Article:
SECURE Act Provides a Tenfold Increase in Penalty for Late Filing of Retirement Plan Annual Report (Form 5500)

The Setting Every Community Up for Retirement Enhancement Act (“SECURE Act”), adopted in December 2019, has increased the penalty that the IRS may impose on plan sponsors who do not timely file Form 5500 (Annual Return/Report of Employee Benefit Plan).  Prior to the law change, the IRS could assess a civil penalty of $25 for each day that a Form 5500 was late, subject to a maximum penalty of $15,000.  Effective for returns required to be filed after December 31, 2019, the SECURE Act increased the Form 5500 penalty to $250 per day, not to exceed $150,000 for a late-filed form.

In addition to the IRS penalty, the Department of Labor (“DOL”) may assess a civil penalty against a plan administrator in an amount not to exceed $1,100 per day for failure to timely file Form 5500.

What Plans Must File a Form 5500? 

Qualified retirement plans subject to ERISA must annually file a Form 5500 unless the plan covers only owners of the company.  Any welfare benefit plan covered by ERISA, such as a group medical plan, life insurance plan or long-term disability plan, is required to file a Form 5500 unless an exception applies.  A welfare benefit plan that covered fewer than 100 participants as of the beginning of the plan year and is unfunded, fully insured, or a combination of insured and unfunded is exempt from filing Form 5500.  A company with 101 employees as of the beginning of the plan year that provides group-term life insurance coverage to all of its employees is required to file Form 5500 for that plan year.

What is the Deadline for Filing a Form 5500?

 The filing deadline for the Form 5500 is the last day of the seventh month following the plan’s year-end (July 31 for calendar-year plans).  A company can apply for an automatic 2 ½ month extension of time to file the Form 5500 by filing a Form 5558 (extending the filing deadline to October 15 for calendar-year plans).  The Form 5558 must be filed before the due date of the Form 5500.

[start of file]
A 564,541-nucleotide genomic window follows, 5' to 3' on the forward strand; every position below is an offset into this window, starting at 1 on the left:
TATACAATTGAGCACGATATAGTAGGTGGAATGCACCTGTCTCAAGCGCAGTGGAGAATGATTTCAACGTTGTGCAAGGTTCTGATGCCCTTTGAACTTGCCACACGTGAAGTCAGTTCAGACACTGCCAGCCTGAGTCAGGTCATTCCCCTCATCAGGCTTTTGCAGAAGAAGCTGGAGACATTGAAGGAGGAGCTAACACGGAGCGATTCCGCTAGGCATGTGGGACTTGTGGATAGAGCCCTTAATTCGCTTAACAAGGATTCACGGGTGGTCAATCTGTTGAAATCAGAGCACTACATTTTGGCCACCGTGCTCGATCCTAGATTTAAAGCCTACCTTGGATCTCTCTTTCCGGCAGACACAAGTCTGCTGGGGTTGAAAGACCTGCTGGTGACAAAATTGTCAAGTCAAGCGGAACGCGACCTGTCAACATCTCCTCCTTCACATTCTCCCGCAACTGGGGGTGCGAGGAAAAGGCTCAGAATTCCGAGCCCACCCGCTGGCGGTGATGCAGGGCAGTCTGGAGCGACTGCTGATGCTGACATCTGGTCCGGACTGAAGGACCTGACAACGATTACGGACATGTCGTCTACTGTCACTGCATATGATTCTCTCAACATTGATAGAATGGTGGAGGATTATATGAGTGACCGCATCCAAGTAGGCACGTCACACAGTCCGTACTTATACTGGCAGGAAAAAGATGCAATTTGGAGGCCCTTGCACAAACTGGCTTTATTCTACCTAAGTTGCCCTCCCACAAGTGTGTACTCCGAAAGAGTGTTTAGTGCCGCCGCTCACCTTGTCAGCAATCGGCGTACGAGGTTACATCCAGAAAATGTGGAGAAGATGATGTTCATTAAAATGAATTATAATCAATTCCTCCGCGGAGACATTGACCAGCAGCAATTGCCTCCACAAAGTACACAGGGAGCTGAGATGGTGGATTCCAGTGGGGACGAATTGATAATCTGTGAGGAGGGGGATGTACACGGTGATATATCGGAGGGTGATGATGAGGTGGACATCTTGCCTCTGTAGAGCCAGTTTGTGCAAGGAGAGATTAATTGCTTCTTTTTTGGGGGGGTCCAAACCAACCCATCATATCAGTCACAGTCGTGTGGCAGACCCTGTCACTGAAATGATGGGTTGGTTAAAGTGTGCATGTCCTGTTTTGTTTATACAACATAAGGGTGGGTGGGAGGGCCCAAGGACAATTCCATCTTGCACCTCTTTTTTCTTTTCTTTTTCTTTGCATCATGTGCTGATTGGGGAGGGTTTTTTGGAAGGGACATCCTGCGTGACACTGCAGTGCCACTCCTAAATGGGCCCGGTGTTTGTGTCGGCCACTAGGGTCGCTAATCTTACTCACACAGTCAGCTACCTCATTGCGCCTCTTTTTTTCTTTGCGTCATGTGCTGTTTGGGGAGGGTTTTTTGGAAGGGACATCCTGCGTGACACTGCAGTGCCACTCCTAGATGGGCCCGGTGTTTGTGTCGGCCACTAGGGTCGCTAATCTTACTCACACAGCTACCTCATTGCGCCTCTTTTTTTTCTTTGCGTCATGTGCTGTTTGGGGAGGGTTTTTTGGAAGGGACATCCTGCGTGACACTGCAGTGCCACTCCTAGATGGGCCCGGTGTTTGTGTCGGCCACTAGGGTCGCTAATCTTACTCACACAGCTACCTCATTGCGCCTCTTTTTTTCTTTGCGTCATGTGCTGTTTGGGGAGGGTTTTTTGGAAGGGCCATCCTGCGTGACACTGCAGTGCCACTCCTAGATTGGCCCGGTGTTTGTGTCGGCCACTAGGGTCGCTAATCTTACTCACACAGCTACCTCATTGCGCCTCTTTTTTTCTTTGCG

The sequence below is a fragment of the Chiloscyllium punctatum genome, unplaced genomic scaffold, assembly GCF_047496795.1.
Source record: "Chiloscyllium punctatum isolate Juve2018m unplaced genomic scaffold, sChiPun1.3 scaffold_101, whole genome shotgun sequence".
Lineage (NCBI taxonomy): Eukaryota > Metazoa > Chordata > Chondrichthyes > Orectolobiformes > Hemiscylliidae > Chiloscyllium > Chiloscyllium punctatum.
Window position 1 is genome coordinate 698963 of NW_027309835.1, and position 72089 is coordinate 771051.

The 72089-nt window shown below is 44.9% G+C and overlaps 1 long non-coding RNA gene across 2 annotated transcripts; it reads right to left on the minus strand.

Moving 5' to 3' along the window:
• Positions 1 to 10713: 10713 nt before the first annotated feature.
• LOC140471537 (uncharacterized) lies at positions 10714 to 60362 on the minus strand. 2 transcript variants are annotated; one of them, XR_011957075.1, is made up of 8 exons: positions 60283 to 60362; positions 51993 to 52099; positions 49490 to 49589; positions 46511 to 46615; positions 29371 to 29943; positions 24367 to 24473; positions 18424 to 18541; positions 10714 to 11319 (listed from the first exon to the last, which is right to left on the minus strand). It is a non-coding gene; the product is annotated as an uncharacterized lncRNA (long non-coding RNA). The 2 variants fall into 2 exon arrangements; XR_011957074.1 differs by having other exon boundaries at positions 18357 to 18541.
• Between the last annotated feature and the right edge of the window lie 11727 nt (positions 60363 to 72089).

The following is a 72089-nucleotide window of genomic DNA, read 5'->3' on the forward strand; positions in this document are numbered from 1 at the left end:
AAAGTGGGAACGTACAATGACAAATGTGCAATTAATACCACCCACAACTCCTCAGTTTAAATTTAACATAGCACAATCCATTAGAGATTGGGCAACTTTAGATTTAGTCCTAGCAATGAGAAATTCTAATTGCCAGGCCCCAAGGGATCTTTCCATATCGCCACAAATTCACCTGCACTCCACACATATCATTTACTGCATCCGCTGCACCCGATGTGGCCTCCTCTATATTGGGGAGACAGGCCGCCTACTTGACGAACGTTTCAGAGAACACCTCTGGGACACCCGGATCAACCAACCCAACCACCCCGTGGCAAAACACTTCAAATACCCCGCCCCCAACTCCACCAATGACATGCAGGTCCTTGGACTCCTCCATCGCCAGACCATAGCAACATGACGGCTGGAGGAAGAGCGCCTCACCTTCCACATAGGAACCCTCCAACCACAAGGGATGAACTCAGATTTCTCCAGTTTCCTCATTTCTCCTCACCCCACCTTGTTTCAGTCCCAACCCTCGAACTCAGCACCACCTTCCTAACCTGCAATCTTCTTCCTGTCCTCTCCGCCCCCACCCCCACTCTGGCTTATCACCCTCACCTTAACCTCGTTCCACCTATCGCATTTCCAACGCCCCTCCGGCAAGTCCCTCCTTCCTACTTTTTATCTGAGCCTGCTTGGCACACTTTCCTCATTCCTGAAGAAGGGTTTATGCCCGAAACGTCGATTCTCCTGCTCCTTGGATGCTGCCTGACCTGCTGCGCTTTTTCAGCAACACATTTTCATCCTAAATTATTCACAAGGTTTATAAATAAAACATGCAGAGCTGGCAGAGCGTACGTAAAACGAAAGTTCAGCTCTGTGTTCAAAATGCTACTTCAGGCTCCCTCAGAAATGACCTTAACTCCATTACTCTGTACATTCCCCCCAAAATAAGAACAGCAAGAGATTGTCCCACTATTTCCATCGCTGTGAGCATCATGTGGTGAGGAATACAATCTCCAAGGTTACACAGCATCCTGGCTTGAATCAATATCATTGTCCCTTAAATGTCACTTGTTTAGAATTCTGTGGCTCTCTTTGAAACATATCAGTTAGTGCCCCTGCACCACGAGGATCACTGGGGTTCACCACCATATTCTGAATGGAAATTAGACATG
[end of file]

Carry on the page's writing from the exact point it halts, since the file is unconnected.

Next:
What to do if You are Late Filing a Form 5500? 

Both the IRS and the DOL may waive the late filing penalty if the company can demonstrate that there is reasonable cause for failure to file.

As an alternative, a company that uses the DOL’s Delinquent Filer Voluntary Compliance Program (“DFVCP”) pays a reduced penalty to the DOL for the late filing and no penalty to the IRS.  The reduced penalty is $10 per day, not to exceed $750 for a single delinquent report for a small plan (generally less than 100 participants) or not to exceed $2,000 for a single delinquent report for a large plan. If multiple reports from multiple years are filed together using the DFVCP, the maximum penalty is $4,000 per plan.

The Dickinson Wright Employee Benefits and Executive Compensation Group can assist you with questions about filing Form 5500 or with making late filings under the DFVCP.

About the Author: Deborah Grace is a Member in Dickinson Wright’s Troy office where she advises business owners, human resources professionals and plan fiduciaries on the complex laws that impact the design and administration of their retirement and welfare benefit plans.  She has extensive experience advising clients on the employee benefits aspects of business transactions, and fixing inadvertent errors in plan administration.  She can be reached at 248-433-7217 or and you can visit her bio here.